19. August 2021 · Comments Off on The DAHA Workflow · Categories: Uncategorized · Tags: , , , ,

Digital Antiquity staff developed a comprehensive and reliable digital curation workflow designed to process DAHA documents in a consistent, timely and cost‐effective manner. This ensured quality control and helped to maximize the research value of the DAHA Archive.

Planning, Document Selection and Acquisition

DAHA project leaders identified and contacted more than 15 organizations that are, or have been, major producers of Huhugam research and analysis. Selection focused particularly on organizations that had important collections of unpublished grey literature reports. A majority of the projects undertaken in the U.S. over the last 50 years have been carried out by commercial firms or government agencies and reported only as unpublished grey literature. These documents are extremely valuable because they are professionally written, rich in technical detail, and carefully edited but distributed—usually in paper—in very small numbers. Our success in addressing some of archaeology’s most important questions hinges on our ability to gain access to this wealth of information. The inclusion of more than 2,000 grey literature documents in DAHA provides easy access as well as preservation into the future.

The other selection criterion was a focus on project reports and analyses, rather than field notes or artifact lists. Partner organizations were asked to identify relevant Huhugam documents and data sets in their possession, ones that they were willing to contribute to tDAR for public access. Since our partners provided paper reports as well as digital files, a file tracking system was established to monitor the different paper vs digital curation steps (see below).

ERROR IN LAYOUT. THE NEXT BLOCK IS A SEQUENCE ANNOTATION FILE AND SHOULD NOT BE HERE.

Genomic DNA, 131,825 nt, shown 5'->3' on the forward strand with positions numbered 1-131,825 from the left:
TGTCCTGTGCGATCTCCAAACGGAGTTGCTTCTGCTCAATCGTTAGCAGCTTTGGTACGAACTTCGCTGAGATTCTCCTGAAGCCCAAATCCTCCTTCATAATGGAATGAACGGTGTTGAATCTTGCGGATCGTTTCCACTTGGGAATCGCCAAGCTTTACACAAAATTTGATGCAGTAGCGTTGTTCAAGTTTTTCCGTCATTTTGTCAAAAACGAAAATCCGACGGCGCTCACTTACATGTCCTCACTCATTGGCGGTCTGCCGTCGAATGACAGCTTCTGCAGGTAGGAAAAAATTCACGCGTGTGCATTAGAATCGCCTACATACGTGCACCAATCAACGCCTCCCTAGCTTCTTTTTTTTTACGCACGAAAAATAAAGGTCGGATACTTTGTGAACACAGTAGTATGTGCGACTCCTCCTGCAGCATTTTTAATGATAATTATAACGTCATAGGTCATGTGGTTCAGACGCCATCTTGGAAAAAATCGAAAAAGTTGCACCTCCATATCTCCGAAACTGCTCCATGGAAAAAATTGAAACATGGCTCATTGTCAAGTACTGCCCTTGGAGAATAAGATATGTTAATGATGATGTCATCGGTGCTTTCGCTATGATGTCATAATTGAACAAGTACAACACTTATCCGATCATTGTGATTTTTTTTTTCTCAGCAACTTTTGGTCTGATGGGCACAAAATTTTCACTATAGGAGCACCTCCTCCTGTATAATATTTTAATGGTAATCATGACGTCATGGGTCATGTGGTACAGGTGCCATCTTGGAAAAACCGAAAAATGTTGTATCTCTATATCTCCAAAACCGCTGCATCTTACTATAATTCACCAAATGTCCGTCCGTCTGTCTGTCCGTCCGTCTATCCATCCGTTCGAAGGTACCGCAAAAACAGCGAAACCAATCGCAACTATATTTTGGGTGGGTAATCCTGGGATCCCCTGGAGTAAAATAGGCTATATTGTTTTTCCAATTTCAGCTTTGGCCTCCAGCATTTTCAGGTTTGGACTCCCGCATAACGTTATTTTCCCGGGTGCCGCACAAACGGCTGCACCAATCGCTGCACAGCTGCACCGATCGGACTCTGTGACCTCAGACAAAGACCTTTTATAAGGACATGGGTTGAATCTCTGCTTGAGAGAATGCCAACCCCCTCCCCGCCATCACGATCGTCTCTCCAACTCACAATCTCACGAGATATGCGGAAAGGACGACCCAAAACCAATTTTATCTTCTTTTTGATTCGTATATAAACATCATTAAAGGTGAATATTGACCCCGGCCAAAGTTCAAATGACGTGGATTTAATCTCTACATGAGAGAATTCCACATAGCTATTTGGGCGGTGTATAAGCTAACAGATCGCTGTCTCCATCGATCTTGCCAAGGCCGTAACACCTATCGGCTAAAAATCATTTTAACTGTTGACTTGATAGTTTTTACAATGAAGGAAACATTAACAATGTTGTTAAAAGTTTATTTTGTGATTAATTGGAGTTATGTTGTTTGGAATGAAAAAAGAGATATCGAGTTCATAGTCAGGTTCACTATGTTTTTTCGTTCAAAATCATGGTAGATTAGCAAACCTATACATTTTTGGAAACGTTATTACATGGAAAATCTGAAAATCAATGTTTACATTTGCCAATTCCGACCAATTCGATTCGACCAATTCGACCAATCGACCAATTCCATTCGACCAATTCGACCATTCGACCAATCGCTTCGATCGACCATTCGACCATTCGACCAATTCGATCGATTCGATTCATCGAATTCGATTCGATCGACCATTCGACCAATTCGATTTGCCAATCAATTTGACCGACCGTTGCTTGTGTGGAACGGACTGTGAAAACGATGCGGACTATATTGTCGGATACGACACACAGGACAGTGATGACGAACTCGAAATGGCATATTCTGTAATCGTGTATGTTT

As a final planning step, a DAHA Metadata Style Guide was created to promote consistency among the various digital curators working on the project. A style guide is a document that provides specific instructions and examples for each tDAR descriptive metadata element (https://www.tdar.org/using-tdar/upload-toolkit/#developingAMetadataStyleGuideData). The DAHA  style guide ensured that each document was richly described using a shared vocabulary so that similar or related documents are linked to each other in tDAR.

Processing and Digital Curation

Once selected and acquired, paper documents entered a standard processing workflow, a series of efficient, well-documented steps that could be carried out by student workers as well as Digital Antiquity staff members. If the report was born digital, the same processing steps were followed starting at Step 4. These steps included:

  1. Unbind (if necessary);
  2. Scan using a sheet-feeder and appropriate dpi settings;
  3. Scan rare or valuable reports using a book scanner;
  4. Optical Character Recognition (OCR) using ABBYY FineReader;
  5. Convert to PDF/A;
  6. Review for confidential and/or sensitive material and redact if necessary;
  7. Create metadata based on the tDAR basic metadata schema and the DAHA Style Guide;
  8. Upload the original file and the redacted PDF/A to tDAR.

Metadata entry is a key part of the curation workflow. tDAR has an interactive interface that standardizes entry of bibliographic and descriptive metadata, provides tools to identify geographic and temporal contexts, and has menus to add contact information for associated individuals and organizations.

Finally, DAHA was organized into a number of overlapping collections, each of which may have sub‐collections. A collection identifies a logical grouping of related tDAR files and aids discovery and resource administration. For example, a collection has been created for each partner organization; other collections have been built topically.